Play This Thing reviews The Curfew, a game about civil liberties and teenagers that my wife, Alice Taylor commissioned for UK broadcaster Channel 4. The game, produced by Littleloud and written by Kieron Gillen, just won Best Educational Game at the Games for Change awards (it's a free-to-play Flash game, so you can judge for yourself -- or bring it into your classroom, or talk about it with your kids or friends).
Back in the early CD-ROM era, when the ability to do filmed video in a game was novel and the graphic adventure was still a commercially viable genre, there were a slew of mostly horrible games that tried to merge the adventure genre with filmed video. When I say "mostly horrible," imagine interminable, badly acted cut scenes with zero actual interaction, held apart by inventory puzzles in fairly crude graphics, or played out on photographs with a handful of lifeless interactions. Until playing The Curfew, I had come to the conclusion that merging video with the adventure game was an obviously bad idea, proven so by experience.
I have to say, however, that the combination works here, and works quite well. Part of the problem, back in the day, was the need to change what area of the disc was being read when a choice was made, so that there was always a perceptible lag whenever you made any choice that branched the video. Here, the clips are preloaded by the Flash framework, and the transitions are seamless. Also, the use of photography for the graphic adventure interactions themselves, coupled with small looped animations of characters drawn from video, makes the game feel alive even when you are not in the video itself. And finally, the developers have had the good taste and sense not to make the non-interactive sequences too lengthy or sententious.
Where are our petabyte drives? Brian Hayes takes us through the reasons storage is “stuck” in the low terabytes. The tl;dr is that we got such exceptional capacity growth in the late 90s and early 00s we don’t need much more right now, so the focus since then has been on SSDs, networking, interfaces, etc, […]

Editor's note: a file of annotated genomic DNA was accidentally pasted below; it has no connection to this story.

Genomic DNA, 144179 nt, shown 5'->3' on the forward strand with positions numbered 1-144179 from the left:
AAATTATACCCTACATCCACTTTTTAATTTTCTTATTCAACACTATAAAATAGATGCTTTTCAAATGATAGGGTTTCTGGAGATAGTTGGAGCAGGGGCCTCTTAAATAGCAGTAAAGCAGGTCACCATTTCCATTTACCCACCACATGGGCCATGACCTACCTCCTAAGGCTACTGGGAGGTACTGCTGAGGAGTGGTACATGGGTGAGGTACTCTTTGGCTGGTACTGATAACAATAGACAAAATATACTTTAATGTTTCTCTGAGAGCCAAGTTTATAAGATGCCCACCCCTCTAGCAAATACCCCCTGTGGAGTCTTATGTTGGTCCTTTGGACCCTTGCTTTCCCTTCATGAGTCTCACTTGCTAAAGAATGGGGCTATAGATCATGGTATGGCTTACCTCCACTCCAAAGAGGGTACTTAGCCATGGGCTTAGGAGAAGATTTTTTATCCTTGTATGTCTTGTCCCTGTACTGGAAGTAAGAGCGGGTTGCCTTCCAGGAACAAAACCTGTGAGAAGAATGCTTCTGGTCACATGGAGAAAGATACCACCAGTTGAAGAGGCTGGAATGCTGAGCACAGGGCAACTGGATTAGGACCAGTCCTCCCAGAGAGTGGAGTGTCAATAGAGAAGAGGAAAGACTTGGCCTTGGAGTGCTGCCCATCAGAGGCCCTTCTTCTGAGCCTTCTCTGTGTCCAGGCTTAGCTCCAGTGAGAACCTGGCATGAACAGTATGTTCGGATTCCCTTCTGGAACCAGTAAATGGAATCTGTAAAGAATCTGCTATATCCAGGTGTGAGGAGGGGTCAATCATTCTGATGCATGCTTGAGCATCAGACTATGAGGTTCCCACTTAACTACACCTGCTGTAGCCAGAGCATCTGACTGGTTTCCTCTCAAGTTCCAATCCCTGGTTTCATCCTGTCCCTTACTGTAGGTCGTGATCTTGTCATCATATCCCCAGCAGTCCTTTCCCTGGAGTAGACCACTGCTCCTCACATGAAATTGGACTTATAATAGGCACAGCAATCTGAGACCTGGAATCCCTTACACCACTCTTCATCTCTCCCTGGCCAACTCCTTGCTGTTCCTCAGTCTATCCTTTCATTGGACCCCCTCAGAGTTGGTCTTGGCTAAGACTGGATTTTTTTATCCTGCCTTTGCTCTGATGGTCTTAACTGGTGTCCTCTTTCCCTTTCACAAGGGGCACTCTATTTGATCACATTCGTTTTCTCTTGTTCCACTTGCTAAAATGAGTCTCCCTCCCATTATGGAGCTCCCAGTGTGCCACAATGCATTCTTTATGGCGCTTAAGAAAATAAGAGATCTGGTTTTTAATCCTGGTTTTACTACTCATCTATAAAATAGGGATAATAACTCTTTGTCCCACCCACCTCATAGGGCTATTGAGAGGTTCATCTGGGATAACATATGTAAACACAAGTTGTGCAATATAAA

Amélie Lamont, a former staffer at website-hosting startup Squarespace, writes that she often found herself disregarded and disrespected by her colleagues. One comment in particular, though, set her reeling — and came to exemplify her experiences there.
In this episode of the Flash Forward podcast we travel to a future where humans have decided to eradicate the most dangerous animal on the planet: mosquitos. How would we do it? Is it even possible? And what are the consequences? Flash Forward: RSS | iTunes | Twitter | Facebook | Web | Patreon We […]
You may not love Microsoft Word, but you’ve definitely used it. Other than being one of the most ubiquitous programs on the planet, it’s been the go-to word processing system for more than a quarter-century because it’s as basic as it gets. But occasionally, you’ve got assignments that beg for a lot more options than simple […]
Almost everyone has their smartphone in a case of one kind or another. Beyond simple protection, finding a case that can charge your phone on its own, but doesn’t feel like it’s also adding a couple pounds to the phone’s weight is the tricky part. Billed as the world’s thinnest battery case, the ThinCharge iPhone […]
You never know when new projects, ideas or opportunities can drop into your lap at a moment’s notice. That may require you to learn a new programming language like Python. Or maybe you need a primer on 3D game development. Or you might realize you could use a serious brush-up on iOS mobile creation.Point is, […]